County reviews surplus property for housing

April 9 – In an effort to support new housing and social services, Clatsop County has identified excess land that can be developed by cities and nonprofits.

The county released a request for expressions of interest on Friday for 15 properties in Astoria, Warrenton and Seaside that can be used for low-income housing, social services and child care. Parties will have until May 13 to submit their ideas.

“Providing potentially buildable surplus land is one way the county can concretely address affordable housing needs in cities,” County Executive Don Bohn said in a statement. “We look forward to collaborating with our city and our nonprofit partners in an effort to move the needle.”

Patty Jo Angelini, county public affairs officer, said the county began working with the Oregon Counties Association and Angelo Planning Group, a Portland-based company, early last year to identify tools to help alleviate the shortage of affordable housing.

“Over the past year, local towns have formed committees, researched solutions, and listened to the concerns of local residents and businesses,” Angelini said in an email. “Although the county is limited in what we can do, we want to do everything we can do.”

Expressions of interest will be considered by the county and cities. County staff will make recommendations to the Board of County Commissioners.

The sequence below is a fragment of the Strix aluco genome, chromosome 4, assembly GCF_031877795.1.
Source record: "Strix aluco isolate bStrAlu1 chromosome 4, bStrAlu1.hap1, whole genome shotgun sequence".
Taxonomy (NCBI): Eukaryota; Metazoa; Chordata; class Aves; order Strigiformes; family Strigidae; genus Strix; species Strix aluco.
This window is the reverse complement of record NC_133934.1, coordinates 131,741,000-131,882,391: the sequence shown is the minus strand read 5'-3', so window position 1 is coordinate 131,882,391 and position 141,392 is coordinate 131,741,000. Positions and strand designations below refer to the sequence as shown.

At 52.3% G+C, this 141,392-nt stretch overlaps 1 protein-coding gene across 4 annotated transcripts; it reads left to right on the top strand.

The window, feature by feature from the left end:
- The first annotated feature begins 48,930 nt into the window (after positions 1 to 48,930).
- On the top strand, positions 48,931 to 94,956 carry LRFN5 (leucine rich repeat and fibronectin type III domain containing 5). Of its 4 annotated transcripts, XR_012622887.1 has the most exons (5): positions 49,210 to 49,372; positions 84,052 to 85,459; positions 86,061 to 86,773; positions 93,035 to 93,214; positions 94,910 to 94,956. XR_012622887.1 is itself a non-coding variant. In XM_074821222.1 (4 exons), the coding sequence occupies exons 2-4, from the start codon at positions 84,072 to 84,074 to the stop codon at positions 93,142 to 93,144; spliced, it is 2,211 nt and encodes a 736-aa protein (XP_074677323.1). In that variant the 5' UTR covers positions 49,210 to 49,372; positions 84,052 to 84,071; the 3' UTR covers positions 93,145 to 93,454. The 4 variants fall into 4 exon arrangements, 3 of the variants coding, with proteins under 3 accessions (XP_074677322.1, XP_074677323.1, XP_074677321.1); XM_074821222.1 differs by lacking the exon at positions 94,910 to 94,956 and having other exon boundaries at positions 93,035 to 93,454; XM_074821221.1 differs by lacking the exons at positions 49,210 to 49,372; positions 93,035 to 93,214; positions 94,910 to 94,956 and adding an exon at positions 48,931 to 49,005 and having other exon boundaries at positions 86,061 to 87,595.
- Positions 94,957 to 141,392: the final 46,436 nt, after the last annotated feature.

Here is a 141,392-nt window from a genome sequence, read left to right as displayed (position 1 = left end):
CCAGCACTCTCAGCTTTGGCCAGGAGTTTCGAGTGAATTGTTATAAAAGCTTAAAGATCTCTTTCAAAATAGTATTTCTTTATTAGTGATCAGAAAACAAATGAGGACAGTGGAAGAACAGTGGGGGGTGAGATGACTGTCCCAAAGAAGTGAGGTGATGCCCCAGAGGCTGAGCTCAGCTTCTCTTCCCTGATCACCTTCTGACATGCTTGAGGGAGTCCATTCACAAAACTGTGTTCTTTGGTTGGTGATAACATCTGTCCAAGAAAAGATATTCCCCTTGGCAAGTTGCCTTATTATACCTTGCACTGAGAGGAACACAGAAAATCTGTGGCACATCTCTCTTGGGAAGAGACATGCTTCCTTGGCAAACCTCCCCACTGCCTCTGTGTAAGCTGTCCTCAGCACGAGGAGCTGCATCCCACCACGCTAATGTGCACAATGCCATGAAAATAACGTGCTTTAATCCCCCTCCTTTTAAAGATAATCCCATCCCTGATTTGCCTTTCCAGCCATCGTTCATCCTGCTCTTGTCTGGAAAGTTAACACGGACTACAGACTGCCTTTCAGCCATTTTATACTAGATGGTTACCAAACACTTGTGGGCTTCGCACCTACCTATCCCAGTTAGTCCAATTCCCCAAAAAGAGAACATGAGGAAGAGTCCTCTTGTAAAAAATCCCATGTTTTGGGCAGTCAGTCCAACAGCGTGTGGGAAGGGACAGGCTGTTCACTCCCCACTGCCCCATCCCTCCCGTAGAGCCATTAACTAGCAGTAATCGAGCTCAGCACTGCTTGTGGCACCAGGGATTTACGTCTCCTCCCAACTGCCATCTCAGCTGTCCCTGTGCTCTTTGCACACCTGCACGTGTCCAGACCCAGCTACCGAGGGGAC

Eight of the properties are located in Astoria. One is the site of the old Darigold building at the corner of Ninth and Duane streets. The others are neighboring vacant lots located between Olney Avenue and Astoria Middle School.

The county owns three properties in Warrenton, including over 14 acres off Ridge Road, 11 acres north of SW Ninth Street and east of Juniper Avenue, and approximately 3 acres off SW 11th Street. The smaller property is almost entirely covered with significant wetlands, and the others have portions covered with wetlands.

By the sea, the town has two neighboring plots in an industrial zone. One has access from N. Holladay Drive near 24th Avenue, the other has access from US Highway 101.

Two other properties at Seaside are located along Neawanna Creek. One is next to 12th Street and the other near Fifth Avenue. The property near Fifth has no direct access and has development constraints, so it has been identified as a poor candidate for affordable housing.

Astoria city councilors plan to review possible sites with county leaders during a city business meeting next Friday.

The county plans to bring county and city leaders together at the Clatsop County Fairgrounds on May 18 to discuss affordable housing, micro-housing and homeless services.

Housing has been an important public policy issue for several years. A countywide housing study released in 2019 found that while there was ample supply, much of the housing stock serves the second home and vacation rental market, leaving a lack of housing for residents to buy or rent.

County and city leaders have been criticized for the pace of their response to the housing crisis.

The county’s announcement on excess property came a week after Astoria City Council pulled out of a workforce housing project in Heritage Square due to concerns over cost and l vocal opposition from the community.

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